I’ve stayed in Rue Cler and found it to be nice enough but a bit isolated and the least convenient neighborhood that I’ve stayed in for getting to where I wanted to be. As others have suggested, the Latin Quarter, Saint-Germain-des-Près and the Marais are charming, close to where most tourist want to be, are very walkable and close to good transit connections.
Thank you all for sharing your thoughts so far. You've given us great ideas to consider. The idea of day trips to Versailles and Giverny are worth thinking through. Please keep them coming!
So how come Rick Steves is so high on Rue Cler but most everyone else says 'nah, too far from everything else'?
I feel like RS practically created the tourist scene on Rue Cler. Sometimes it is hard to figure why he recommends some places, and why he simply ignores others. Certainly the Latin Quarter and Saint-Germain-des-Près areas are touristy too. But at least there's a variety of tourists (not only Rick's fans), and those locations more central to many of the sights you are likely to want to see, other than the Eiffel Tower.
So how come Rick Steves is so high on Rue Cler but most everyone else
says 'nah, too far from everything else'?
I'm just theorizing, but I think it goes back to Rick's early days when he was all about "back doors". At the time Rue Cler wasn't on any tourist radar. It was just a small local market area in Paris that he liked for its local character. But now that is all but gone, drowned under a sea of RS fans.
PS: I really like the idea of staying extra days in Paris and doing Giverny and Versailles as day trips. Less packing, unpacking, and changing hotels is a good thing. As is minimizing the amount of driving you have to do. You could then take a TGV to the St Pierre des Corps station in Tours to pick up your rental car.
I agree too to stay put in Paris and make Versaille and Giverny Day trips. You may want to see the Marmottan Museum before going to Giverny.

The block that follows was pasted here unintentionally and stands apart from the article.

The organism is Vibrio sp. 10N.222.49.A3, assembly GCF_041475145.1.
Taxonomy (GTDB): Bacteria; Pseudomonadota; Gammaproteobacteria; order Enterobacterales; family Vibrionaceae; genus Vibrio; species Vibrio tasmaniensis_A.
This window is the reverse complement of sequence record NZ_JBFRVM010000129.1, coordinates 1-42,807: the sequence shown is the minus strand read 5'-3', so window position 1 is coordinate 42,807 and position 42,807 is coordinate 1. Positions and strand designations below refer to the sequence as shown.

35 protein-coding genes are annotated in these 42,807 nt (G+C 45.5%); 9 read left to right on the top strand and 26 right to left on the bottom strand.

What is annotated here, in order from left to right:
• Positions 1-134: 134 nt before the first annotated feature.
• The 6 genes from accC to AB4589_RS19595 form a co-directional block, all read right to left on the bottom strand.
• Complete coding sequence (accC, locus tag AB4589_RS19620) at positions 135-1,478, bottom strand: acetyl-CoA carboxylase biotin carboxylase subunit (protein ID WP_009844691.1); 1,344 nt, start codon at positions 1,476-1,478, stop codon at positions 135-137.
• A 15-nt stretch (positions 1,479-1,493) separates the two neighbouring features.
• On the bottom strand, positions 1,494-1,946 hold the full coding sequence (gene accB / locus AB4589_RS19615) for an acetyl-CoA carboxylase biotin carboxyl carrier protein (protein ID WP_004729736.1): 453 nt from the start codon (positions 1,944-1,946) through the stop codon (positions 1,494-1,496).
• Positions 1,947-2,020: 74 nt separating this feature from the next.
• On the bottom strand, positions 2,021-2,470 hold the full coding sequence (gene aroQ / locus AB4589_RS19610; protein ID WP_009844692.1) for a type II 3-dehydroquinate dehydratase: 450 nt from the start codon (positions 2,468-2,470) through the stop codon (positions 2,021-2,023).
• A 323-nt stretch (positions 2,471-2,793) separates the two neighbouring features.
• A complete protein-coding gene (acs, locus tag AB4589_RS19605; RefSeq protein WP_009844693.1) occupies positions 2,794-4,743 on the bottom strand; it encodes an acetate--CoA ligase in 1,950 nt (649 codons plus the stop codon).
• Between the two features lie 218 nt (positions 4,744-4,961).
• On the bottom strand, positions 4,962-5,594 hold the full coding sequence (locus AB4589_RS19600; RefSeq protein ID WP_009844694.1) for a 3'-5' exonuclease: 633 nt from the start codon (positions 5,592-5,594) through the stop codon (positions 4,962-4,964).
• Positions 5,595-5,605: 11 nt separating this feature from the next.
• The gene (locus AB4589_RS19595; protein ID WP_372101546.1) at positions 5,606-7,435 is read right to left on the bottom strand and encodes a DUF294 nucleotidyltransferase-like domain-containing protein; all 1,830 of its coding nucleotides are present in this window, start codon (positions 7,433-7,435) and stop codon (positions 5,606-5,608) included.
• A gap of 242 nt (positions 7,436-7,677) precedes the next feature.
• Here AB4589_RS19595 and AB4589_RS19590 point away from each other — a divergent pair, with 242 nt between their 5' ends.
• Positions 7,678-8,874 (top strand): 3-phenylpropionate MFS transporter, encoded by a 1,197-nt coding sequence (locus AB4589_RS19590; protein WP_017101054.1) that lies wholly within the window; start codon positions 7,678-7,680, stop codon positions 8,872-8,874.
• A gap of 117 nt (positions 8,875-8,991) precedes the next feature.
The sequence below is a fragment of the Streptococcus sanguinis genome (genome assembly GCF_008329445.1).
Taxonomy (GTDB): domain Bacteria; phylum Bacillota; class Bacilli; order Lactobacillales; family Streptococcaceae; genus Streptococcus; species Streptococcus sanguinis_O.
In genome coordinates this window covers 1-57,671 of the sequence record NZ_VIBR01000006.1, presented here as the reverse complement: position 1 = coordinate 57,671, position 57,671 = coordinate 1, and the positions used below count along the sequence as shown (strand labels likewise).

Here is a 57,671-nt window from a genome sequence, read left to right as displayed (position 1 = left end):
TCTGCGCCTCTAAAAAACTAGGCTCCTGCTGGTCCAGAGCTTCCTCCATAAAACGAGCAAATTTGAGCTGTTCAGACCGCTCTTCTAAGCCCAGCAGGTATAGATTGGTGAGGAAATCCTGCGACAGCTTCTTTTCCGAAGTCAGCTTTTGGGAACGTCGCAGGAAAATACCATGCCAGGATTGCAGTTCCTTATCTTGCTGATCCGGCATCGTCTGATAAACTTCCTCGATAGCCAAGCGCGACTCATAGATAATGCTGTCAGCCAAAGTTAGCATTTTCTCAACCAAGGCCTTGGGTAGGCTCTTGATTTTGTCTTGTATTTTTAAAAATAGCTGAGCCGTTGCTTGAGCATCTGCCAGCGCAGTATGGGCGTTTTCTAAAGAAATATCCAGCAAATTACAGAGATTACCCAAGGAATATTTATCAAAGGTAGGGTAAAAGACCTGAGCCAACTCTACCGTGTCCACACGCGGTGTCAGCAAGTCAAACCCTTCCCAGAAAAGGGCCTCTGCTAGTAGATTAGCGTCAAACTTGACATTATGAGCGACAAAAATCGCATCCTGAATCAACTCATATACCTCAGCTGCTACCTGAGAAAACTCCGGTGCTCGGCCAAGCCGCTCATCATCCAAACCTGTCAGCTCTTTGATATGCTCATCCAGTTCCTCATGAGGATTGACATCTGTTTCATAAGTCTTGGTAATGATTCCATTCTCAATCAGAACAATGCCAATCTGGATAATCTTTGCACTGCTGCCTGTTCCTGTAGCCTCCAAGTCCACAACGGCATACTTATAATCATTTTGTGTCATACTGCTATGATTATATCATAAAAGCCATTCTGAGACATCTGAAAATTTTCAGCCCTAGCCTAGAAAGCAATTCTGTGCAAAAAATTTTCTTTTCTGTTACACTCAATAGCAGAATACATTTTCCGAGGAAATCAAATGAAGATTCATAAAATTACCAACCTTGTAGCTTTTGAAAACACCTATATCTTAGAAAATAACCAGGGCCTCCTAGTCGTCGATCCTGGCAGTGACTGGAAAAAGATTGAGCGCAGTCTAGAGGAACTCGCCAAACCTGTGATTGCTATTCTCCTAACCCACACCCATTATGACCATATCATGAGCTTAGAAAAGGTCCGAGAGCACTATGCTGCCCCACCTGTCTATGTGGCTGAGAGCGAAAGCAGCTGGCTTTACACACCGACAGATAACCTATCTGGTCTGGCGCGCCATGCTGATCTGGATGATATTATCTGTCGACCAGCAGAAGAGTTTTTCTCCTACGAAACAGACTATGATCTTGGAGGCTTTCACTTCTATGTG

Rue Cler is a mystery choice for most of us who know Paris well. My theory is that his France co-editor was the one who got him hyped on it and he never took time to explore other options, though his tours stay all over the city. It was always a socially conservative, old-money area, very different from what RS usually writes about. I used to work for a wealthy lady there, and I had a friend who grew up there, son of a shopkeeper. It's clean, safe, upper-class.
Hi, I am a 71 year old female, and as a single traveler I have been on 3 RS tours that stayed in Paris hotels. The first time was with the Best of Paris tour, and we stayed in the Rue Cler at the Hotel Londres Eiffel. It is convenient to the Eiffel tower, which is on most first timers 'to do' list, but not on the tour itinerary, so maybe that is why Rick recommends it. It is also nearby the Seine river tour locations. I found the restaurants nearby to be good, but maybe not as highly concentrated as in other areas. The Cafe Constant seems to be favorite with Forum members. I ate at Le Fontaine De Mars several times and liked it. My next time in Paris was at the beginning of the RS 14 Day Best of Europe tour, and we stayed at the Hotel Saint Cyr Etoile. This is very near to the Arch de Triomphe. For lunch the first day, I shared a charcuterie board at L'Etoile 1903 with another single female tour member, and our group dinner was at La Maison which was fantastic. My last RS trip to Paris was in Oct 2019 as part of the 'Paris and the Heart of France' tour. We started in Paris at the Hotel Lenox Montparnasse. This was my favorite area so far. I liked that there were so many markets, bakeries, and crepe restaurants nearby and also the proximity to the Gare Montparnasse would be good for your group, because there is train service to Versailles. The Lenox is also newly renovated. The nearby Rue de Odessa has tons of creperies that I sadly didn't have time to try, hopefully, next time. We had our group dinner at Le Petit Broc, which is also where I ate lunch twice. Very good food and the service was friendly. The salmon lunch dish is excellent. Our tour took us to Mont Saint Michelle, which I found disappointing. Yes, the tourists leave in the afternoon, but so does everyone else. We checked into our rooms and by the time I came out of my room at 5 pm, the town seemed to be closed down. Maybe that is not the case in high season. I felt lucky to even find a place to eat. If I had a "do-over" I would much prefer to stay in Bayeux and commute from there. On our return to Paris, we stayed at the Mercure Paris Sorbonne, which is a good location near the Cluny, Notre-Dame, etc.
I also think you will be better off seeing Versailles and Giverny as day trips from Paris. You could do this at the end of your trip, after MSM. That also makes for an easy transit to the airport for the trip home.
As for where to say, central Paris is small and very well connected by metro and bus. Nothing is too far from the sights. That said, there are plenty of great places to stay, no need to feel locked in to Rue Cler.